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the week's biggest winners and losers. lauren: best week for the dow since 1938. well, it's going to be close. for the s&p, too, if it's higher by 37, it would be the best week there since 1974. so let's make it historic, if we can, as we roll into the close here. take a look at the dow's biggest gainers. dow, a material stock, that sector doing well. raytheon, let's celebrate their first week after merging with on the dow. boeing, american financials. and, stimulus from the federal reserve. i would love to show you the weekly losers for the dow, because they were all higher on the week. so i will show lawing guards, the dow stocks although the dow stocks lagged little bit. walmart was one of them.
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we all go into the stores and buying everything we can but these stocks have seen a nice gain as we've been dealing with the coronavirus. liz, back to you. liz: nothing wrong with taking profits off the table. thank you very much, lauren simonetti. five minutes to go before the final bell rings. s&p 500 officially popped out of bear market territory equities yesterday, the question now becomes if this truly, an end to the bear cycle, just one of those trickster bear market rallies? ranger alternative management chief investment officer david tice is known for many, many years as always watching the bearish trade here. david, what do you think is this an exit out of the cycle or will we see more i guess violent downside moves? >> unfortunately, liz i think we have a lot more pain ahead of us. this is truly a bear market
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rally. this is typical in fibonacci terms to retrace a significant part of the declines, 38% or 50%, 62%. right now we retraced about 50%. we'll retest those lows for sure. i'm confident of that. liz: don't we need a catalyst, david for that? >> this catalyst is we're going to have plenty of bad news going forward, liz. you know, the unemployment numbers are going to go to the stratosphere. we still have, potentially there will be some good news on the virus but some bad news. came out today possible that warm weather not necessarily going to be a huge offsetting factor to this. it also came out that some people that have be reinfected and healed are likely to get it again. there is going to be more deaths.
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now we could start to new on set, we could start to slow down the rate of deaths, however, all that is happening because of social distancing. and we can't live like this. we're going to have to to go back to work, when that happens, there will be resumption of these navy trends. the other big thing, liz -- liz: hold on one second. one of the things people think about when they hear so-and-so is bearish, they don't buy any equities. you actually do have picks here. you have to tell us as we put them up the common thread between all three of them, everything from lending tree to -- tell us what you see there, that is sort of the theme >> liz, these are all short picks. ranger bear etf is a fund that is, that is all short. and therefore we provie defense and we provide, for investor to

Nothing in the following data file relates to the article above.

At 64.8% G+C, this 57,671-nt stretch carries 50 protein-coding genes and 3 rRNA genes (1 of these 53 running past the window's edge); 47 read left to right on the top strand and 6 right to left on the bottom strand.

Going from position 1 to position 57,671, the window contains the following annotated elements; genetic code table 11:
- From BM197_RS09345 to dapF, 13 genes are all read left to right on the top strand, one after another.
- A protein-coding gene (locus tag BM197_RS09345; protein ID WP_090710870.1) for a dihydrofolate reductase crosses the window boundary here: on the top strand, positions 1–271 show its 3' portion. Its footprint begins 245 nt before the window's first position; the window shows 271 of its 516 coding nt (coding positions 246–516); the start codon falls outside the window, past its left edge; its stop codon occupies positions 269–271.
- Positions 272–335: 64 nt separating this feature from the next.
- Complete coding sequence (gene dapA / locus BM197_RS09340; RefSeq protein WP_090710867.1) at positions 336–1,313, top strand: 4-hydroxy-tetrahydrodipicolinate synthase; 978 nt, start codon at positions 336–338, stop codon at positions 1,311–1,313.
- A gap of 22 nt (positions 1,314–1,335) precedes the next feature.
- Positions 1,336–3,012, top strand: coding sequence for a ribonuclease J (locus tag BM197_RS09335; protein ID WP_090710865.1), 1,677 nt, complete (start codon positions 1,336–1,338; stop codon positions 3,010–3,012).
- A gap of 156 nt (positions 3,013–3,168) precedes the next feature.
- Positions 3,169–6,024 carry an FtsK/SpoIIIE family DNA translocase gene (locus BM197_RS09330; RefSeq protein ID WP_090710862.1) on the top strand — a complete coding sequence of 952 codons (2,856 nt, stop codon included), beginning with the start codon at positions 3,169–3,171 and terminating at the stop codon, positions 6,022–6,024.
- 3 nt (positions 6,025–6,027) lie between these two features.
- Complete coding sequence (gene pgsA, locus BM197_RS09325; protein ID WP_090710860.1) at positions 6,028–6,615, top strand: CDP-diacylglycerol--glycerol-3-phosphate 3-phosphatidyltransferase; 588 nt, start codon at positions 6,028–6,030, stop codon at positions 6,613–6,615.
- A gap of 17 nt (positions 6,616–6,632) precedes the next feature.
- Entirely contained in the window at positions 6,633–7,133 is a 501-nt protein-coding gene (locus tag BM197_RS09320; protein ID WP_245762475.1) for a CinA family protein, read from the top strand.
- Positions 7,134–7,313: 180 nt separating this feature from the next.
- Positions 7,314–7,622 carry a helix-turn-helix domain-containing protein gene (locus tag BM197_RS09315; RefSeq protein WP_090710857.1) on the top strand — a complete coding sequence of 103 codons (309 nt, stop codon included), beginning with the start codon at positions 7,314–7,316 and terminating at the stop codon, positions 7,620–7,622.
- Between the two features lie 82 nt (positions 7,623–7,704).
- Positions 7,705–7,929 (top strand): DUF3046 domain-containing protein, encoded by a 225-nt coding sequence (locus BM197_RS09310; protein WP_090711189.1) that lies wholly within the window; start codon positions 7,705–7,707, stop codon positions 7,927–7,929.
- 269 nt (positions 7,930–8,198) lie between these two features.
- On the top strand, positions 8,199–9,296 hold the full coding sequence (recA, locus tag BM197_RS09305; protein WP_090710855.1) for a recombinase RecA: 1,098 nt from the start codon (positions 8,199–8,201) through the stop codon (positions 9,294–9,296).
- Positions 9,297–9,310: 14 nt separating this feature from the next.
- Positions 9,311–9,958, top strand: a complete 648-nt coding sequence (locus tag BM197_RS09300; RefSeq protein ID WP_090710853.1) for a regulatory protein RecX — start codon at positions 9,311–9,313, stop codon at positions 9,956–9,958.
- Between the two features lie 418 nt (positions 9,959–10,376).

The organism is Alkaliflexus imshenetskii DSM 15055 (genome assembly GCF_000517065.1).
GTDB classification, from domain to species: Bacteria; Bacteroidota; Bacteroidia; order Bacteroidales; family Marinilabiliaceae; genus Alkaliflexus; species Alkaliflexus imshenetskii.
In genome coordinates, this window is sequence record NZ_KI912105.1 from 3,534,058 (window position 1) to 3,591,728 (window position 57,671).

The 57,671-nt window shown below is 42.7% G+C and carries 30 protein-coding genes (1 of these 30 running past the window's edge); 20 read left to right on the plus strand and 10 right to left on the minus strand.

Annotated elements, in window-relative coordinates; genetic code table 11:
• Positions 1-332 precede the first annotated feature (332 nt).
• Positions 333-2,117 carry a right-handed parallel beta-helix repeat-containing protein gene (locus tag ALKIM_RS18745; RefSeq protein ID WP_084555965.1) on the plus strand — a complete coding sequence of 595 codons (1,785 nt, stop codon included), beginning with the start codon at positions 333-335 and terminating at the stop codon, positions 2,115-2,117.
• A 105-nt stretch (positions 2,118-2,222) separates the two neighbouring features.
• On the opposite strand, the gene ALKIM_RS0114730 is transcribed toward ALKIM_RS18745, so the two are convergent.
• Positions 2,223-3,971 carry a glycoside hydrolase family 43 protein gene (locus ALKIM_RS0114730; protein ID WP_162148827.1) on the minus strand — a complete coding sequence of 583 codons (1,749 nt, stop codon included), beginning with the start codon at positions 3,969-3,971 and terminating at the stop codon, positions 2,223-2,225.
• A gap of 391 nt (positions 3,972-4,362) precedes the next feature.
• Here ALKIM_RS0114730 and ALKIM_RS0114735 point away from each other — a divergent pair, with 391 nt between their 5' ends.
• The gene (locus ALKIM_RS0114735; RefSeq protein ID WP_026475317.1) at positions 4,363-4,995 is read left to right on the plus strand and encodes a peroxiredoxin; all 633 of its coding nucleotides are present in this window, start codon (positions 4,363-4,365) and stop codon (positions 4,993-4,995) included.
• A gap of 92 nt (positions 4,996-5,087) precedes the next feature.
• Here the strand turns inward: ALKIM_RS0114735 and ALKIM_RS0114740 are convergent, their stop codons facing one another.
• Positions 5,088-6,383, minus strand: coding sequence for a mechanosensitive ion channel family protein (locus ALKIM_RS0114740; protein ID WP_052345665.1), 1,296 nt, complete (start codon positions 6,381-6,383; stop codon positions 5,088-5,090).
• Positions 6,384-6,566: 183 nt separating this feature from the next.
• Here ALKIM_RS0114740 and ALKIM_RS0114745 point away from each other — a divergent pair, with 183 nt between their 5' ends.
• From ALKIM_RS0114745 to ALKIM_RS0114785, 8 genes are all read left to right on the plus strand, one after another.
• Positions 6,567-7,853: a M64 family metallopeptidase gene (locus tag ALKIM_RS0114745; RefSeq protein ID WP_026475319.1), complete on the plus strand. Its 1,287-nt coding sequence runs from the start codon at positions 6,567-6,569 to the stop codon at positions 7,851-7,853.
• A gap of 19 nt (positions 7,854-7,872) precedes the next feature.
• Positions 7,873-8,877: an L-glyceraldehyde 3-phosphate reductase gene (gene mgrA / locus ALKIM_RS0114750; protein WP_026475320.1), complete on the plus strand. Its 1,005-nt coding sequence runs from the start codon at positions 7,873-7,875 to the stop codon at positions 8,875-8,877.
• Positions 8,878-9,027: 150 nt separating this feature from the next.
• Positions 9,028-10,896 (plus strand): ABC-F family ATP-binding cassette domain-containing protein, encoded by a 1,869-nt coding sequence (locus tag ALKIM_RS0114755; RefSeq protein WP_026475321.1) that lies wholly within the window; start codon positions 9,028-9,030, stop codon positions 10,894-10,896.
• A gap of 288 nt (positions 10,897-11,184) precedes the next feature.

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offset the risks of other long positions so all these companies are ones we feel like will do worse than the overall market. we're trying to create alpha. and we created a lot of alpha over the last couple of months. where we outperformed the inverse or the indesk. these are companies with poor quality of earnings. these are companies with a lot of debt that have declining free cash snow. that a lot of times are playing games with their accounting in order to show better numbers and organically, they're really experiencing it. liz: so, you know, ticker symbol cacc. lending tree is lt. and then you like, you like, to hate, put it that way, these names. it is true short sellers like certain stocks because they think they are going down but today we do definitely see a
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pretty significant move to the upside, david. we have a long weekend due to the easter holiday. and when we come back on monday, if there is sort of dearth of bad news, we don't see it, give us a sense where and how long it will be before, you know, your short bet pays off? >> so, liz, truly this is an unprecedented time. i mean this is going to be the biggest economic decline all of us experienced in our lifetime. i think that we are going to face a depression and we could have, you know, 25% decline in gdp for the second quarter. we're going to have a lot of companies earnings fall apart. there will be some optimism, as far as better results at the margins sometimes on the virus front but if you look at the earnings front, look at the gdp,
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our economy is truly falling apart. we have. [closing bell ring] liz: we have to go. david, thank you very much. david tice. markets wrap up a shortened week to the upside. the dow biggest weekly gains since 1938. happen passover, happy easter that will do it for "the claman countdown." melissa: simultaneous boost on wall street. stocks climbing after the federal reserve announced a $2.3 trillion main street lending program. i'm melissa francis. connell: i'm connell mechanic -- mcshane, welcome to "after the bell." some pretty strong gains after the close. a little offer the highs. seems like we were dragged down towards the end of the session a little bit because of the decline of price of oil. that is the end of the week for stocks. tomorrow is an off day because of good friday. we have fox business team